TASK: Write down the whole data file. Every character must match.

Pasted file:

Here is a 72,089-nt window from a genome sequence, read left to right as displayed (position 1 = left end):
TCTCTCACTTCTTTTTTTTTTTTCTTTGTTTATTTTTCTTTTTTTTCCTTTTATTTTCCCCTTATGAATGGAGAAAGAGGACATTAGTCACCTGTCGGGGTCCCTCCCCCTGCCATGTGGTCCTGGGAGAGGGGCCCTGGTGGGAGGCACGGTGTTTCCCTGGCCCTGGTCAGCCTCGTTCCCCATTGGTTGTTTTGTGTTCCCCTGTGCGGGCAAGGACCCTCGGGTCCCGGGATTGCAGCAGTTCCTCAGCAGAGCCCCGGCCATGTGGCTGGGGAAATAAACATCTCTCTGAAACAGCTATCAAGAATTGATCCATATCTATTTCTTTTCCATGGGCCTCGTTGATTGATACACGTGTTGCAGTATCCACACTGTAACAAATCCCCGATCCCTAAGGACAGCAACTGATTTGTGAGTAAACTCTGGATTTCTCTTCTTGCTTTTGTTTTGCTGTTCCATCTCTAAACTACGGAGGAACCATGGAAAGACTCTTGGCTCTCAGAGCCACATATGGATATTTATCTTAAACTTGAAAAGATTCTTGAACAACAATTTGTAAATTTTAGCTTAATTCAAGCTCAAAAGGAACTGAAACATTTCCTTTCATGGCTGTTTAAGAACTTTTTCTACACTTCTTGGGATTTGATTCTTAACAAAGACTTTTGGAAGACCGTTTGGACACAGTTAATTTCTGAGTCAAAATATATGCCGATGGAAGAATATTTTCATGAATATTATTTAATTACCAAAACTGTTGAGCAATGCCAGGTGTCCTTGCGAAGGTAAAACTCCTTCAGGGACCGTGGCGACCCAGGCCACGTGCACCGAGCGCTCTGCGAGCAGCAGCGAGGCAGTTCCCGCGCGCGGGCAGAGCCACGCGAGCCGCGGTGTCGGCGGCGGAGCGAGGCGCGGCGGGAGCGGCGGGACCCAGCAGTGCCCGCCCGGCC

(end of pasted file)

Here is a 72,089-nt window from a genome sequence, read left to right as displayed (position 1 = left end):
TCTCTCACTTCTTTTTTTTTTTTCTTTGTTTATTTTTCTTTTTTTTCCTTTTATTTTCCCCTTATGAATGGAGAAAGAGGACATTAGTCACCTGTCGGGGTCCCTCCCCCTGCCATGTGGTCCTGGGAGAGGGGCCCTGGTGGGAGGCACGGTGTTTCCCTGGCCCTGGTCAGCCTCGTTCCCCATTGGTTGTTTTGTGTTCCCCTGTGCGGGCAAGGACCCTCGGGTCCCGGGATTGCAGCAGTTCCTCAGCAGAGCCCCGGCCATGTGGCTGGGGAAATAAACATCTCTCTGAAACAGCTATCAAGAATTGATCCATATCTATTTCTTTTCCATGGGCCTCGTTGATTGATACACGTGTTGCAGTATCCACACTGTAACAAATCCCCGATCCCTAAGGACAGCAACTGATTTGTGAGTAAACTCTGGATTTCTCTTCTTGCTTTTGTTTTGCTGTTCCATCTCTAAACTACGGAGGAACCATGGAAAGACTCTTGGCTCTCAGAGCCACATATGGATATTTATCTTAAACTTGAAAAGATTCTTGAACAACAATTTGTAAATTTTAGCTTAATTCAAGCTCAAAAGGAACTGAAACATTTCCTTTCATGGCTGTTTAAGAACTTTTTCTACACTTCTTGGGATTTGATTCTTAACAAAGACTTTTGGAAGACCGTTTGGACACAGTTAATTTCTGAGTCAAAATATATGCCGATGGAAGAATATTTTCATGAATATTATTTAATTACCAAAACTGTTGAGCAATGCCAGGTGTCCTTGCGAAGGTAAAACTCCTTCAGGGACCGTGGCGACCCAGGCCACGTGCACCGAGCGCTCTGCGAGCAGCAGCGAGGCAGTTCCCGCGCGCGGGCAGAGCCACGCGAGCCGCGGTGTCGGCGGCGGAGCGAGGCGCGGCGGGAGCGGCGGGACCCAGCAGTGCCCGCCCGGCC